Depending on what part of the world you live in, there might be an overpopulation of deer. In these regions, deer are often hunted for food, and the meat that they produce is referred to as venison. Venison is a red meat that tastes like beef, but is usually a little more dry and tough to chew through. That’s because venison doesn’t have nearly as much fat as your typical beef, making for a good alternative no matter how you prepare the meat.
Whether you’re making venison steaks, jerky or anything else, it’s one of those swaps that you should be making in your diet for overall health benefits. You might not like the idea of eating a deer (thanks to movies like “Bambi”), but venison provides some great nutrition that you don’t get from other red meats. To show you just how much better it is than beef, let’s take a look at the nutritional breakdown and proven health benefits you get from switching to venison in your diet.
Nutrition of Venison
If you’re looking for a meat that can satisfy your carnivorous cravings while not bringing that many calories, look toward venison. Each 100 gram serving only has around 150 calories (which is about 3.5 ounces), while delivering about half of your daily recommendation for protein and no carbohydrates. Venison also carries many different helpful vitamins, with roughly one-third of your daily recommendation for thiamin, niacin, vitamin B6 and vitamin B12 each. Venison is also a good source of riboflavin at 17 percent, while others that register under 10 percent include vitamin E, vitamin K, folate and pantothenic acid.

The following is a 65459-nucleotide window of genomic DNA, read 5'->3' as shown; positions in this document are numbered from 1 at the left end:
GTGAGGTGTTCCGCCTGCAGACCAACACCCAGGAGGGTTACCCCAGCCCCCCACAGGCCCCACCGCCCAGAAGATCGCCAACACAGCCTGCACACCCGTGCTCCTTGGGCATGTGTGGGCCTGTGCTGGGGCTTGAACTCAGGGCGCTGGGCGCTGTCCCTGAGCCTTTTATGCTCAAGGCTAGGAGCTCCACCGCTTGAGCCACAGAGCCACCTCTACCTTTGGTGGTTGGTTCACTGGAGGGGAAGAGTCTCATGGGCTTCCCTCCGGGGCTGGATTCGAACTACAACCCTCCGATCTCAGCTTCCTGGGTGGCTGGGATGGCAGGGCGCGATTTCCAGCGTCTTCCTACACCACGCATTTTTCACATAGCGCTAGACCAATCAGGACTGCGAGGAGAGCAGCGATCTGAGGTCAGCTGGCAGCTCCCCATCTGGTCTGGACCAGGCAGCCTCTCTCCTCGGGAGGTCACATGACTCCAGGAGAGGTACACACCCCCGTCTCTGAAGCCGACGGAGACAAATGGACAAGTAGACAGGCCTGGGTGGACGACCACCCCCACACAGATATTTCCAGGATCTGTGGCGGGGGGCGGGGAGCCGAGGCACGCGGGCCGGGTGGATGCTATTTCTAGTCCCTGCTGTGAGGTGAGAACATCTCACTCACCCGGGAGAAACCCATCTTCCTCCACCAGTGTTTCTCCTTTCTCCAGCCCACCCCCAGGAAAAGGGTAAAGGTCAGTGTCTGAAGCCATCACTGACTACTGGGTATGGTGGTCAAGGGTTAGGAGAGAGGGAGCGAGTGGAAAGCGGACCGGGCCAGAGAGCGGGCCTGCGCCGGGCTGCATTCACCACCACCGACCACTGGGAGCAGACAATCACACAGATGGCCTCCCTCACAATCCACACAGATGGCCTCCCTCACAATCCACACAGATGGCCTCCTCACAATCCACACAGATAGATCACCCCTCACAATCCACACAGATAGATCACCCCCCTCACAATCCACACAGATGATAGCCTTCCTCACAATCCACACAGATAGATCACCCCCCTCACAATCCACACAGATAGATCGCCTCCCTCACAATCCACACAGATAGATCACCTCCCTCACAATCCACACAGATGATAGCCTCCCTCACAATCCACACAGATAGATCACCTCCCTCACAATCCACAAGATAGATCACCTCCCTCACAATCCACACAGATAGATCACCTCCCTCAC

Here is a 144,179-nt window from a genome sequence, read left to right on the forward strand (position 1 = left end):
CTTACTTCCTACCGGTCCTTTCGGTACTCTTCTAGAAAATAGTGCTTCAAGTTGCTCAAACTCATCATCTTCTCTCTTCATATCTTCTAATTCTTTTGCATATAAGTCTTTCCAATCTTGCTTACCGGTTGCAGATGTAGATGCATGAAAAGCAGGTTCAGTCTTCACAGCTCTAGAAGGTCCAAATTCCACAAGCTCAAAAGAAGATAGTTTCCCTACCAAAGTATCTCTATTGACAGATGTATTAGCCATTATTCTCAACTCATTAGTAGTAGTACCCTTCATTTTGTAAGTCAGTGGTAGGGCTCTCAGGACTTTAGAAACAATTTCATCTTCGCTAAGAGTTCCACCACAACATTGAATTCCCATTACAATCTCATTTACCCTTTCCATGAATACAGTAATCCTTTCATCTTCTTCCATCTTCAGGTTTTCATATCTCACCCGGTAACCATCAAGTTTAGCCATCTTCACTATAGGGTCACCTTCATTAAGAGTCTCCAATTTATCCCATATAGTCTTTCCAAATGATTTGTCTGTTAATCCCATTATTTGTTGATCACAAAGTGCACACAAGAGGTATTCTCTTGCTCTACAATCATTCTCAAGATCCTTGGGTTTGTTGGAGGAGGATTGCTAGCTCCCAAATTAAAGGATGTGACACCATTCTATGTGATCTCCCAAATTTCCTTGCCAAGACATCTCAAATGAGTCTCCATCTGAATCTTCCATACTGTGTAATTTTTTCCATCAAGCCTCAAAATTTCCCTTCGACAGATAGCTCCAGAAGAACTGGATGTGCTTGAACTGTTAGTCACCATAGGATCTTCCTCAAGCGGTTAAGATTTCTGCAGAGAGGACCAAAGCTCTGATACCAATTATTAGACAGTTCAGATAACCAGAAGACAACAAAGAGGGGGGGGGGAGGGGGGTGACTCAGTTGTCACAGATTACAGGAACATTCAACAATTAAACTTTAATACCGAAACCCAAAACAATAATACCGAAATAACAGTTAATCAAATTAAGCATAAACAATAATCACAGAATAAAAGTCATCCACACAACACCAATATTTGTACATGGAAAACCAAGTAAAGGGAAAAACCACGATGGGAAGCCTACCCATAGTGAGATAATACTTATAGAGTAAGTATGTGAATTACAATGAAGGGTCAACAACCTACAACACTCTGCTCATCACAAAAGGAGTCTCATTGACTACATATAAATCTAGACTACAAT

You’re also getting plenty of important minerals, with zinc being the big one at nearly 30 percent daily value, followed by phosphorus at 20 percent. Venison is a significant source of iron, potassium, copper and selenium right around between 10 and 20 percent. There’s even a boost of magnesium and calcium, and a low amount of fat at just around seven grams.
One of the reasons that people feel sluggish and tend to put on weight is because they’re simply eating too much red meat in their diet. Making the switch to venison when you’re craving red meat can help tremendously by being lower in both calories and fat. Venison also fits into a low-carb diet as it doesn’t contain any carbohydrates, while also providing enough protein to help you build up muscle.
This will give your body more energy and an ability to burn more calories and fat throughout the day while also being a filling meal. It’s been shown that venison can also avoid lowering testosterone levels in men (unlike other red meats), so that you don’t store more fat around your midsection. While you should limit your red meat intake, venison can fit into a good weight loss plan.
Eating meat means that you’re getting more iron in your diet, which is why it might be hard for some people to go vegetarian. However, most of the meats that contain a lot of iron aren’t good for you, overall. Venison provides a nice center ground by being better for you than red meat, while still providing the iron that your body needs. When you get iron into your system, your body is able to get more oxygen into the blood.